Why Do Commercial Airlines Ask for Phones to be Turned Off, but Other Electronics Are Available for Use?

Most people who travel commercial carriers with any kind of regularity are familiar with the pre-takeoff instructions, “All cellular telephones and other portable electronic devices must be turned off and stowed for departure.”

What’s the deal with those requests? And why does nothing bad ever happen despite many people defying this directive from a plane’s crew?

Why Are Electronic Devices Dangerous?

Although it’s relatively unlikely these days, there is a potential for radio interference to disrupt a variety of avionics in an aircraft. It’s not just a risk when someone is actively talking on a call. Phones and other electronic devices do periodically send out bursts of energy that theoretically can cause problems.

The FAA updated their guidance in 2013 thanks to airplane mode on most cellphones. As long as phones are in that mode they shouldn’t interfere with the plane’s radar, ground communications, collision avoidance systems or navigation. This is in large part because the avionics in modern planes are intentionally shielded from this type of electronic radio interference.

Airplane mode should be viewed as an added failsafe; another layer of protection to ensure a flight isn’t that one-in-a-million perfect storm of dangerous coincidences. Flyers should heed these warnings. Just because something is unlikely to happen doesn’t mean it’s impossible, and it’s doubtful most flyers want to be the cause of a serious accident.

It’s like texting and driving. Is that next text message reply really so important that it’s worth risking a trip to the hospital or potentially ending someone else’s life?

Is Bluetooth Safe on Planes?

Yes, Bluetooth is safe to use on a plane as long as your phone is in airplane mode when you’re using it. The major interference concern isn’t Bluetooth signals, it’s cellular signals.

Connectivity Issues for People on the Ground

Airplane mode actually isn’t all about inflight safety. At any given time, there are about 5,000 planes in the skies over the United States. About 2.9 million people fly in and out of the nation’s airports every day. That’s a lot of cellphones in the air over the country pretty much all the time.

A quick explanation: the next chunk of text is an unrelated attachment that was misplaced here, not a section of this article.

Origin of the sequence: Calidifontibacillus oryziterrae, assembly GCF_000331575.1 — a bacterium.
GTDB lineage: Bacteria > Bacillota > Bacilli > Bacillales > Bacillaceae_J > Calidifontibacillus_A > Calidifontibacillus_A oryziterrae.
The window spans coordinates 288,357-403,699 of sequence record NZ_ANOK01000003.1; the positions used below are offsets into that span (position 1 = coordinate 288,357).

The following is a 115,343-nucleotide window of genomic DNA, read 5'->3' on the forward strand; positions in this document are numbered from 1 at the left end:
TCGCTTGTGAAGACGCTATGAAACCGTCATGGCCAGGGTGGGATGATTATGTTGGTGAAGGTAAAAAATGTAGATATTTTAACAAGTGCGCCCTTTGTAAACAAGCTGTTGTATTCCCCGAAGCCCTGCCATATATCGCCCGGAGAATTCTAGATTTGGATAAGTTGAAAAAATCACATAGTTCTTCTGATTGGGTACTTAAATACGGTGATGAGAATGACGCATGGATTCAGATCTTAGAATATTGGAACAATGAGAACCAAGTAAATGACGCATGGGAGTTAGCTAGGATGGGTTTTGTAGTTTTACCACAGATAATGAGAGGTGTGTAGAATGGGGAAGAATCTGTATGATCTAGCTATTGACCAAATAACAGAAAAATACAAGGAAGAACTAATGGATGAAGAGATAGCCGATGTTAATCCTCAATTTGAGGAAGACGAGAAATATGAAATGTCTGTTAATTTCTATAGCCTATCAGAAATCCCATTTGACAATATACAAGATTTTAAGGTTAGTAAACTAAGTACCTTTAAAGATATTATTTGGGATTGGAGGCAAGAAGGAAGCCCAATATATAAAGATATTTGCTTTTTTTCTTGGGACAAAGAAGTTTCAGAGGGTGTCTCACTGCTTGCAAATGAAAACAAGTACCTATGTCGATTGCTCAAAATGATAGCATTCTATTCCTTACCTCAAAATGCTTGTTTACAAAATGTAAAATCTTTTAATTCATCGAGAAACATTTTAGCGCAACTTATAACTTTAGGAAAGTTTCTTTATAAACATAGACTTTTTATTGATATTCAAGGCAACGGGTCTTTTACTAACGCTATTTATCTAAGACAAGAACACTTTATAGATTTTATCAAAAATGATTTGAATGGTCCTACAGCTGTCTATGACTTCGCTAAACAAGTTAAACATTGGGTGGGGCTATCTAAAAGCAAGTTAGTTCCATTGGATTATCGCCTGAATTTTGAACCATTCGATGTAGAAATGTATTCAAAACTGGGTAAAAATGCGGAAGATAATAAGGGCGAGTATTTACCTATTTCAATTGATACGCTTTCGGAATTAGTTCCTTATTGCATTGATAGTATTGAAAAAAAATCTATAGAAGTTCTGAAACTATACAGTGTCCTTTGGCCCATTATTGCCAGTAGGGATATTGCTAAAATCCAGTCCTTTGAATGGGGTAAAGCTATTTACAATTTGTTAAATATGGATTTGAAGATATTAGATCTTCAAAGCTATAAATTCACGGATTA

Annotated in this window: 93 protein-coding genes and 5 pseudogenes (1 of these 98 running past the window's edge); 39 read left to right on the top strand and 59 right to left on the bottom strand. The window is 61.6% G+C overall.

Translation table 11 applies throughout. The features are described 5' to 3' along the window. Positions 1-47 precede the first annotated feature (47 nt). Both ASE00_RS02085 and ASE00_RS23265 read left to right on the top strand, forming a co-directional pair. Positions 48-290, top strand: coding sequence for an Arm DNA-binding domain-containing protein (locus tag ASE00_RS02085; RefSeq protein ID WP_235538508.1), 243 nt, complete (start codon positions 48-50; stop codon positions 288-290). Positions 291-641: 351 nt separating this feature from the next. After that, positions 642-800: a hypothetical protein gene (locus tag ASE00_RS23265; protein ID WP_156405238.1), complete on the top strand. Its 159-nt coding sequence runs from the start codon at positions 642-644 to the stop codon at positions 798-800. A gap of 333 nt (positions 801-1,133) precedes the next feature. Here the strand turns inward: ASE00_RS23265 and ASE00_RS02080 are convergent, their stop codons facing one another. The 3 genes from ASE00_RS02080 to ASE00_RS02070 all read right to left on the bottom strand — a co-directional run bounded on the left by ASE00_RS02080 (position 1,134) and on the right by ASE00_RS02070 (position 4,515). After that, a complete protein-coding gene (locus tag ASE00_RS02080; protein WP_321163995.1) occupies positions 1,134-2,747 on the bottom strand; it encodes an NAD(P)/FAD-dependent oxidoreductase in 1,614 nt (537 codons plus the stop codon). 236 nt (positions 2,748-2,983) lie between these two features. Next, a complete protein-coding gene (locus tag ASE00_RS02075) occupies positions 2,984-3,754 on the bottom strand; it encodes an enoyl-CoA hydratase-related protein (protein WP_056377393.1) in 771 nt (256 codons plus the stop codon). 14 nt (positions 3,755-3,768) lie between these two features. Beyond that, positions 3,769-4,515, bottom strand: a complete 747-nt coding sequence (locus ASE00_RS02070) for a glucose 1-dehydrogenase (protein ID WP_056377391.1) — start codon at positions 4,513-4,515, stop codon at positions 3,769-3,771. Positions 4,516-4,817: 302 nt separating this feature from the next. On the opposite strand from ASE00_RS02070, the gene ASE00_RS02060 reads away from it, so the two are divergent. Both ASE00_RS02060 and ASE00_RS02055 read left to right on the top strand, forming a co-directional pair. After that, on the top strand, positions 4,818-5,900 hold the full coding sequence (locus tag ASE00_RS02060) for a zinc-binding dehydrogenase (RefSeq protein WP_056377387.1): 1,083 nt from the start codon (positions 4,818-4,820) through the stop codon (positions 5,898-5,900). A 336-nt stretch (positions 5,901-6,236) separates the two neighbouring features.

Phones that aren’t in airplane mode are constantly trying to connect to the nearest cell tower, and an airborne phone not in airplane mode will be connecting, disconnecting and trying to reconnect to the nearest cell phone tower on the ground. In many cases there are multiple towers in range, which means those phones are slowing down potentially dozens of towers at a time.

These attempts to connect do put a strain on cell networks. Without airplane mode, cell service for those of us on the ground would be negatively impacted on a daily basis.

Low Visibility

If flight attendants ask you to turn off your cell phone completely due to inclement weather, like heavy fog, clouds, rain or snow, you should heed their warnings. There are scenarios where pilots are relying on instrumentation to get a plane down safely and excessive cell interference could actually disrupt their ability to make a safe landing.

Why Do Large Electronic Devices Need to Be Stowed for Take Off and Landing?

The danger posed by computers is less about electric signals and interference than it is about weight and size. If something does go wrong during takeoff or landing, a relatively heavy laptop could become a projectile and cause serious injury to you or someone else on the plane. Large devices could also hinder evacuation should the need arise.

That’s also the reason why you might be advised to unplug any devices during takeoff or landing. A bunch of wires strung about a cabin create tripping or tangling risks and could make it harder for everyone to get out of the aircraft quickly and in an orderly fashion.

It’s Better to Be Safe Than Sorry

Is forgetting to put your phone on airplane mode the equivalent to smoking a cigarette while you’re pumping gas? No – it’s not quite that dangerous, but it’s not entirely risk free. Following the safety instructions of a flight’s crew is both polite and common sense.

Chances are your failure to turn all your electronics off won’t result in a crash, but it’s not worth rolling the dice when the inconvenience of being without your IFE will last mere minutes.

Aviation technology is complicated, and there are a lot of rules and FAA regulations airlines and aviation engineers must adhere to in order to keep air travel safe and tolerable.

The team at Rosen Aviation knows these regulations well, as we have decades of combined experience designing and developing an array of IFE solutions that adhere to the strictest safety standards imposed by the FAA and EASA. Carriers and airlines seeking technological solutions for improved connectivity and IFE can contact our team by calling 888-668-4955.